Earlier in the year, Digg introduced the Digg Bar and Digg Short URLs. These shortened URLs directed users to the Digg landing page, only if they were logged in to Digg.
However, recently some changes seem to have been made in this arrangement, whereby, the links are directed to Digg, instead of going to the publisher site, even if the users are not signed in on Digg.
As a result, thousands of users are pushing traffic to Digg, instead of to the original site that they wanted to link to, without even being aware of it.
Initially those who experienced this change wondered if this was an intentional change, or an error on the part of Digg. It has now been confirmed, via an email from Digg Support to Mashable, that this is an intentional change, and is “working as planned”.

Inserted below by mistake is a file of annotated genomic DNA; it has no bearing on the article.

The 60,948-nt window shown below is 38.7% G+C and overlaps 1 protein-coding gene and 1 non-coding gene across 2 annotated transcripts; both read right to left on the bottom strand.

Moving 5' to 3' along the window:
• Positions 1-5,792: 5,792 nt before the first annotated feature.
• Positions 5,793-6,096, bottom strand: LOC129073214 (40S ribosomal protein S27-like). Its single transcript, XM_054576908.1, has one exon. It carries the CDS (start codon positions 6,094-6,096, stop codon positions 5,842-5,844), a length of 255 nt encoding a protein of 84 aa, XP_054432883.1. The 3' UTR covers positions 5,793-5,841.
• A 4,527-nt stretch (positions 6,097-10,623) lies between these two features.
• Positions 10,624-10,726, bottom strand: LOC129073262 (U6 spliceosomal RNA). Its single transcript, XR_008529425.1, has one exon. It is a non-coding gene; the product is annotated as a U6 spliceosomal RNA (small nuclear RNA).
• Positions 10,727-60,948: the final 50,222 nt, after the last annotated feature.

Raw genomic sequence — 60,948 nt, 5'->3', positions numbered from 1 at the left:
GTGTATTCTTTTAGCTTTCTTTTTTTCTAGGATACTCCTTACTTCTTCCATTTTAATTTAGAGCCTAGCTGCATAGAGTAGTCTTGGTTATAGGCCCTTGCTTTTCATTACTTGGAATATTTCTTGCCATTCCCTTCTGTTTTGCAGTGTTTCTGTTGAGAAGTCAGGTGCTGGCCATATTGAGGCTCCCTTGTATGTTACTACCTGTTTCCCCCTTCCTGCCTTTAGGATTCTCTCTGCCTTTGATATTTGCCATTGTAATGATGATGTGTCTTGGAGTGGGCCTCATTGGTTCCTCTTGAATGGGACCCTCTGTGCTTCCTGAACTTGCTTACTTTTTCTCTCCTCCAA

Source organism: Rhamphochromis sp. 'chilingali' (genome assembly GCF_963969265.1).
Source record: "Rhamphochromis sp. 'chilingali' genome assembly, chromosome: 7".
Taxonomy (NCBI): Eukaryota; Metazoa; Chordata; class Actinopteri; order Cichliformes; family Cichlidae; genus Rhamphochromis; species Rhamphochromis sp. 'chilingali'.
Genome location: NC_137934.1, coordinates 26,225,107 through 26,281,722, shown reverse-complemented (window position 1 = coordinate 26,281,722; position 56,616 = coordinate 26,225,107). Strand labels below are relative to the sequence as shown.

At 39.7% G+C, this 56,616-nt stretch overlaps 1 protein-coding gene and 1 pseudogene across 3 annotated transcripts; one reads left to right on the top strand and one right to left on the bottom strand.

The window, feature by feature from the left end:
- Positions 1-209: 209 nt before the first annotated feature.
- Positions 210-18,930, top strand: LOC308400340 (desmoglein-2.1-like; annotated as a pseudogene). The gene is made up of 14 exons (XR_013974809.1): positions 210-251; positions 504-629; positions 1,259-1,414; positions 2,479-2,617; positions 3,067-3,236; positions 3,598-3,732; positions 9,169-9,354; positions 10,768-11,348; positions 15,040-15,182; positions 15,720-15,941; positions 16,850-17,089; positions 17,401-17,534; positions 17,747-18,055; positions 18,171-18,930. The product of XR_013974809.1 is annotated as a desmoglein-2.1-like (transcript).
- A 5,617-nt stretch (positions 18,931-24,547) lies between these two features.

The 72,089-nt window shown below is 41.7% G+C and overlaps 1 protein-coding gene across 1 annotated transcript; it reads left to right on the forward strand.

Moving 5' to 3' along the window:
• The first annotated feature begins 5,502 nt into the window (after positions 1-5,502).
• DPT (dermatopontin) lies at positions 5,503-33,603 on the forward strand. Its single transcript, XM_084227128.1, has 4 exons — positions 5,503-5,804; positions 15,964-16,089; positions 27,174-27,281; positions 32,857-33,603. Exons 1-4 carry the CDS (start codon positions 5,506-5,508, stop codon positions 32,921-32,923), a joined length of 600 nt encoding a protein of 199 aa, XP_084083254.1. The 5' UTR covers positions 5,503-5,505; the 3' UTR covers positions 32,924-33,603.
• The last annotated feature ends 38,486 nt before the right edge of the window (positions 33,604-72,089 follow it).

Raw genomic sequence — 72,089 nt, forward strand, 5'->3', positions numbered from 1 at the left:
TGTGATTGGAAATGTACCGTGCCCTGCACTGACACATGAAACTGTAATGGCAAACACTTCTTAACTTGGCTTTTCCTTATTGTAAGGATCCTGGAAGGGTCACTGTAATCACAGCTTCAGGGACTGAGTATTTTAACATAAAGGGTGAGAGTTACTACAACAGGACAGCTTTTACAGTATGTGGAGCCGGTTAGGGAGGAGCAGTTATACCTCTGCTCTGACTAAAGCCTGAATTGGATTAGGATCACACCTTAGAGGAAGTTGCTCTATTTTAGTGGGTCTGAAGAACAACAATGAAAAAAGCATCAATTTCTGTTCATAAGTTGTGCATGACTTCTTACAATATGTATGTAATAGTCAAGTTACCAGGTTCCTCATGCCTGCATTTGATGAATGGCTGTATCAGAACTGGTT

This change will also be applicable to Digg URL’s that were created previously.
Digg has made these changes without informing their users. As a result, thousands of Digg users have no knowledge of the fact that they are diverting their followers to Digg instead of the intended site, which seems quite unethical, and is very likely to upset the publishers who happen to be Digg’s main source of content and traffic.
Digg founder, Kevin Rose has pleaded ignorance of these changes as he was on vacation for two weeks, and he says he will look into the matter.